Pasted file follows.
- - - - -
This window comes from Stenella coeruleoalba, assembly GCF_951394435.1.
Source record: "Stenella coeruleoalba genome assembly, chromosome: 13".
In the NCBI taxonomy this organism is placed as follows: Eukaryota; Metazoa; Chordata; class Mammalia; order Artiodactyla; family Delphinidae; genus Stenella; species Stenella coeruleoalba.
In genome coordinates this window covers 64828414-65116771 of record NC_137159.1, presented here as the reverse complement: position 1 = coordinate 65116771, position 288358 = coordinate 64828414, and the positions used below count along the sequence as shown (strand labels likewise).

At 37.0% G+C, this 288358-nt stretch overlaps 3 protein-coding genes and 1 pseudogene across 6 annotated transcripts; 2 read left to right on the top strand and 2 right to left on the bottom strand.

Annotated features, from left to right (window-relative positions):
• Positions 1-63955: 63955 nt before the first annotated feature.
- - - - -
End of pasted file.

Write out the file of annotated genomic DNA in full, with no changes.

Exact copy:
This window comes from Stenella coeruleoalba, assembly GCF_951394435.1.
Source record: "Stenella coeruleoalba genome assembly, chromosome: 13".
In the NCBI taxonomy this organism is placed as follows: Eukaryota; Metazoa; Chordata; class Mammalia; order Artiodactyla; family Delphinidae; genus Stenella; species Stenella coeruleoalba.
In genome coordinates this window covers 64828414-65116771 of record NC_137159.1, presented here as the reverse complement: position 1 = coordinate 65116771, position 288358 = coordinate 64828414, and the positions used below count along the sequence as shown (strand labels likewise).

At 37.0% G+C, this 288358-nt stretch overlaps 3 protein-coding genes and 1 pseudogene across 6 annotated transcripts; 2 read left to right on the top strand and 2 right to left on the bottom strand.

Annotated features, from left to right (window-relative positions):
• Positions 1-63955: 63955 nt before the first annotated feature.